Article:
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Jan6-13, 02:00 AM
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I saw a presentation by a neuroscience professor who studies the neuroscience of music (don't remember the name or the venue now) and his (speculative) suggestion was that music was about expectation. Often, when our expectations are met in a timely manner, we are satisfied. A musical rhythm gives you an opportunity at every measure to have your expectations met in the short term.

An anecdote: my 18-month-old can't help but dance every time music comes on. She can happily step back and forth to the beat, knowing it will come every time. If the beat suddenly doesn't come... she will sometimes throw a fit.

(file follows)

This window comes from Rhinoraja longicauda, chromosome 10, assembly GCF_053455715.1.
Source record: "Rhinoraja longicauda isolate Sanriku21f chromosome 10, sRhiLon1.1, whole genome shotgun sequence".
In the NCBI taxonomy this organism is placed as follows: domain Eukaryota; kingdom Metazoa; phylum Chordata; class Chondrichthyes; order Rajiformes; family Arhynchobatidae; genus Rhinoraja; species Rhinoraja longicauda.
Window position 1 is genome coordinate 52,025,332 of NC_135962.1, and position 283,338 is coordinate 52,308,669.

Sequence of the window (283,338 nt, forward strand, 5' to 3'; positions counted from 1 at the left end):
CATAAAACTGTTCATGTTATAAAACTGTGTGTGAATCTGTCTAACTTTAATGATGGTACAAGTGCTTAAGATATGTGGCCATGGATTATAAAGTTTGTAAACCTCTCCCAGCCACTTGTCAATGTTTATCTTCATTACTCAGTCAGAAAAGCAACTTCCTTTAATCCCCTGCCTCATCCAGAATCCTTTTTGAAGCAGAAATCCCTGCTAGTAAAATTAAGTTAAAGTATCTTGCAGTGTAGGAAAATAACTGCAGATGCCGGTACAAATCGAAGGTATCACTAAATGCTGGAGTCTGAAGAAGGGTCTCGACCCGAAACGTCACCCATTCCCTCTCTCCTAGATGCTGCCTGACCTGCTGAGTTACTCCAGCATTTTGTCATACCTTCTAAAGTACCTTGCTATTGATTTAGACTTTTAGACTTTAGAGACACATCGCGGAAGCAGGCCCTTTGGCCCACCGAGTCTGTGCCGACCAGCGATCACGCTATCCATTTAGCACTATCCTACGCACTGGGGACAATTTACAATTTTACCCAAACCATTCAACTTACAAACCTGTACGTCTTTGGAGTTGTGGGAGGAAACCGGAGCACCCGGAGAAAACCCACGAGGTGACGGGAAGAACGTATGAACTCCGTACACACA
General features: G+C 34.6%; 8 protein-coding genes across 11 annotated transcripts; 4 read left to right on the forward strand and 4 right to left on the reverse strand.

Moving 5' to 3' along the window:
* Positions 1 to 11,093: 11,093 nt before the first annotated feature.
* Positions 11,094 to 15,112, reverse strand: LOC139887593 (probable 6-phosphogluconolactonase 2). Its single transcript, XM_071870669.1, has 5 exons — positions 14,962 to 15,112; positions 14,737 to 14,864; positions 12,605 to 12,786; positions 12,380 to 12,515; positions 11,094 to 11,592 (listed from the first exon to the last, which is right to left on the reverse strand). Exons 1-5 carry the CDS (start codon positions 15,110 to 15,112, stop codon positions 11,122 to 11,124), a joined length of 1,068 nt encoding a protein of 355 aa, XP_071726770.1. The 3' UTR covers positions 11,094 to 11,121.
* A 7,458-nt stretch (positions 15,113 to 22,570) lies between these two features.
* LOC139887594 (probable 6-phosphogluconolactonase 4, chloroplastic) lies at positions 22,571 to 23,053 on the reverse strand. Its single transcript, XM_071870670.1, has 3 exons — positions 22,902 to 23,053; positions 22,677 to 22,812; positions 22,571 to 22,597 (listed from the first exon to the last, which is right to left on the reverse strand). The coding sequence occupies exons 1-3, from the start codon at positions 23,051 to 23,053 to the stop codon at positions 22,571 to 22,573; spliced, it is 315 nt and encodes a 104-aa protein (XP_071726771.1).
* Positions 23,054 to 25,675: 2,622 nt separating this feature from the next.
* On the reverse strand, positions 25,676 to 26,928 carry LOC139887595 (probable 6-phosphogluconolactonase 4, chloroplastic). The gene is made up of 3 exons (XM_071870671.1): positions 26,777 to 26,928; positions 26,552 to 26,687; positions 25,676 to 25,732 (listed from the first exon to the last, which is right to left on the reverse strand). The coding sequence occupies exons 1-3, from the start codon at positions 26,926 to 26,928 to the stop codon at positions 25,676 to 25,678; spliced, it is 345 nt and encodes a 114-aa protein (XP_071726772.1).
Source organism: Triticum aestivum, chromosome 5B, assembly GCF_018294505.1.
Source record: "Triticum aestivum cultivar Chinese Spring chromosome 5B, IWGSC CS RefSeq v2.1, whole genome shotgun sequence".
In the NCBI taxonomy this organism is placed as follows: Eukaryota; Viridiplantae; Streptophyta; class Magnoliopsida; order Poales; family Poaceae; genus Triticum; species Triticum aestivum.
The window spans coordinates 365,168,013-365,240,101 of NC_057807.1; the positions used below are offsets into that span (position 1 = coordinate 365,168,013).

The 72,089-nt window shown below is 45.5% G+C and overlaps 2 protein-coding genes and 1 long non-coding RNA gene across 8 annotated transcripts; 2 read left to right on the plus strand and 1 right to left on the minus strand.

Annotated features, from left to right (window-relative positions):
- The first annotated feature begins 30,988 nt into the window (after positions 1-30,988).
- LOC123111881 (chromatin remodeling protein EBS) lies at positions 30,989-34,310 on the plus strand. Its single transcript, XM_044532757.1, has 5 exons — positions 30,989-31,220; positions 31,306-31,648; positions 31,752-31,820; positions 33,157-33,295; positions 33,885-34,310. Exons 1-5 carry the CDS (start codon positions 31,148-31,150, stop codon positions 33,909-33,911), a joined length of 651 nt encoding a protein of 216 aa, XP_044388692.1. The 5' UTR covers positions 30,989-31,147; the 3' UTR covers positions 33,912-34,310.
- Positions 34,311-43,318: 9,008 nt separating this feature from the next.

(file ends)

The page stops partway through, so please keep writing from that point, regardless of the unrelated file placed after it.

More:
But it becomes more complicated when considering lyrics, and sounds typical in your culture. An older blues musicians once told me there's only two beats in blues: the horse-gallop and the train-chug: two rhythmic sounds that were typical in early America (where blues was born). I notice that Celtic music has the constant thump thump thump, like an armorer hammering an anvil.

Of course, this is all speculative, and while I think the neuroscience is interesting, I think it has a lot more to do with psychology and sociology than neuroscience since it's such an emergent phenomena.